Economic activity in Dublin has increased at a pace which is far quicker than most of the rest of the country in recent years. I do not wish to cause difficulty by making that point. Everybody outside of Dublin is pleased that certain parts of Dublin are improving but people would like to see more improvement in their own part of the world. The Minister of State, Deputy Jan O’Sullivan, who has responsibility for social housing is more familiar than I am with the significant shortages in the supply of social housing in Dublin but also right across the country, including in my area.

We should never lose sight of the fact that a political decision was made in the early part of the millennium to remove the regulatory role of the Central Bank for financial institutions and to establish the Financial Regulator. It is an understatement to say that did not work. I was not a Member at the time but the committee responsible was chaired by the former Minister for Justice, Equality and Law Reform, Mr. McDowell, which came up initially with the homework for the legislation which resulted in the establishment of the Financial Regulator and the removal of the function from the Central Bank. In future, we must be cognisant in all of our utterances, actions and legislation so as to ensure the property bubble which has crippled so many people in this country and that will leave a lasting legacy for individuals, families and the State cannot be repeated. I am not convinced enough is being done to avoid the emergence of a property bubble again. In certain parts of the city in particular we are already seeing surging prices which are not a positive indicator in terms of avoiding that horrific scenario in future.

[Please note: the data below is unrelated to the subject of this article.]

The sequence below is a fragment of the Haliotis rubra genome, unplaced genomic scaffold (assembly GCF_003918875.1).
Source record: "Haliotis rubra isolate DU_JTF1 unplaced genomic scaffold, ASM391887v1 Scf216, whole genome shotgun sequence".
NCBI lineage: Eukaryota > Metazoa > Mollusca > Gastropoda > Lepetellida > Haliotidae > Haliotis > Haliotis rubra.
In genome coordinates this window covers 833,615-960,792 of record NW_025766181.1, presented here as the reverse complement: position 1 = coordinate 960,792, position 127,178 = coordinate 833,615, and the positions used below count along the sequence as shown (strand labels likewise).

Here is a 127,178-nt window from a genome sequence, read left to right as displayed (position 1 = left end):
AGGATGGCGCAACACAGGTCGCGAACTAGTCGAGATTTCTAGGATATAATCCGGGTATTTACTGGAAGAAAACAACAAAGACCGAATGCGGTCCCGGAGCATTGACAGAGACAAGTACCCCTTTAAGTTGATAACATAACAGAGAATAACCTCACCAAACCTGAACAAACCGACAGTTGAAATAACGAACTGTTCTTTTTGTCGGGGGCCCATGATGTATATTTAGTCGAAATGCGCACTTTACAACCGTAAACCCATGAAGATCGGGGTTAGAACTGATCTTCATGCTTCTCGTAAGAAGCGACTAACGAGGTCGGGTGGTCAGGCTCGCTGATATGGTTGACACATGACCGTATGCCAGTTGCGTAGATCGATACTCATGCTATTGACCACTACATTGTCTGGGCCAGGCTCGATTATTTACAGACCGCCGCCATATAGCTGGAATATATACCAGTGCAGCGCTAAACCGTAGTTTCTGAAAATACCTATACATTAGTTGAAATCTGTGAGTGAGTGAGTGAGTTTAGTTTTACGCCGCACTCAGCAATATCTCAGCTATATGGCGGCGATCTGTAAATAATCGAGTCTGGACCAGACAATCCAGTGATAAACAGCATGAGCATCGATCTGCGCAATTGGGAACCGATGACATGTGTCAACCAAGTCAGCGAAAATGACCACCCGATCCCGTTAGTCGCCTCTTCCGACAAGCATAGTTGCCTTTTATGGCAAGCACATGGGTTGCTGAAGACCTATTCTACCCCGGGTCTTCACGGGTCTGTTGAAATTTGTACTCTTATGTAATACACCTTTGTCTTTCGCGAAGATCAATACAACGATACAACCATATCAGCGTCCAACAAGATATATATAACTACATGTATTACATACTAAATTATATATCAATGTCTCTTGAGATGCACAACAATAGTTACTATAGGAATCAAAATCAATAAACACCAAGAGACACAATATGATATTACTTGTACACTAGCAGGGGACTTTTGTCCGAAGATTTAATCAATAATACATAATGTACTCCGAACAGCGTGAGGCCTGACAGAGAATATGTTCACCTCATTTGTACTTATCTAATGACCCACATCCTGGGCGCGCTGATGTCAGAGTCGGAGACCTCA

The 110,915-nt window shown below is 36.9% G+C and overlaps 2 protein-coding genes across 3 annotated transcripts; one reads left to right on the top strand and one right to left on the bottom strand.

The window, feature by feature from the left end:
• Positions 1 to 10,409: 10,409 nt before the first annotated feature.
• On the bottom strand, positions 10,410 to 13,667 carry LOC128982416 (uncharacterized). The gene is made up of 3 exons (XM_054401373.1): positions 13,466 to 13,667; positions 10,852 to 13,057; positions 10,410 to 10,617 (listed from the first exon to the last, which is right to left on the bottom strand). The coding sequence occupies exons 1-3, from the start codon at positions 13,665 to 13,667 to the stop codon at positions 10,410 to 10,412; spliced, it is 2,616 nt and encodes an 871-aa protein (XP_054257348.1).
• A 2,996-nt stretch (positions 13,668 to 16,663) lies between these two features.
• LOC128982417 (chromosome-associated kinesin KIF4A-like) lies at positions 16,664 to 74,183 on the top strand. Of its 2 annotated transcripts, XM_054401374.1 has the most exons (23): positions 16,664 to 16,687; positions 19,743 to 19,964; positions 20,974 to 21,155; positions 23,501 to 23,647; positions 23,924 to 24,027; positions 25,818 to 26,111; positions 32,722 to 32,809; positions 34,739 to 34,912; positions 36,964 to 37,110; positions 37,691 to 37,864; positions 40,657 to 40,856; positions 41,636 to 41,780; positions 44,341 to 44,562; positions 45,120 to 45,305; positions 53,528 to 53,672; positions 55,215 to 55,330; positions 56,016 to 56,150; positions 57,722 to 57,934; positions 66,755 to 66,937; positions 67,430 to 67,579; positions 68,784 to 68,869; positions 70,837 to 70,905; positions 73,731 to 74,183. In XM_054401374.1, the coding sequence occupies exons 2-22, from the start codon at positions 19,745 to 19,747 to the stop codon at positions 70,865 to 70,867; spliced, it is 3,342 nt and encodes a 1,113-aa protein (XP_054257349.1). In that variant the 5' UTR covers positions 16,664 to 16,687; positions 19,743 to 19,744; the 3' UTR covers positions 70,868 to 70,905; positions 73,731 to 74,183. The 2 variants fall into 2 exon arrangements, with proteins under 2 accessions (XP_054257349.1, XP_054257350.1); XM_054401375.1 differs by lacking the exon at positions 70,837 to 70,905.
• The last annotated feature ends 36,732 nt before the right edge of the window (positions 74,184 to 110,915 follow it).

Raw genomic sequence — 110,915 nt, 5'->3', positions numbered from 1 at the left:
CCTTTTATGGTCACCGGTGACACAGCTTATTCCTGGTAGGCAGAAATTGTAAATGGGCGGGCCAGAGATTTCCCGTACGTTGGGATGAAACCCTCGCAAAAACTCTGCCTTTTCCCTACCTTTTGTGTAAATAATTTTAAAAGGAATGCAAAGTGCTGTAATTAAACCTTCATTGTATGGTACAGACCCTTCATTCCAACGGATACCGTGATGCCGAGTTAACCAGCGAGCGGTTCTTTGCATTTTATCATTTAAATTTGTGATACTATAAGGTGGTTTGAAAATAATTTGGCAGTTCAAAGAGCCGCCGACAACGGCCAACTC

Thank you, Cheann Comhairle, for the opportunity to speak on this new piece of legislation, the Central Bank Bill 2014. Before I go into the details of the legislation I wish to say that there is no point discussing the Bill unless we face up to and deal with other core issues as well such as unemployment, low pay, financial services, housing, banking and the SME sector. There is a strong link between the Bill and the broader issues. We must focus on those urgent matters and come up with sensible and workable solutions as people are suffering following difficult years. We must be radical and creative in dealing with the financial and banking crisis. People have taken enough. They need a break and they need it now.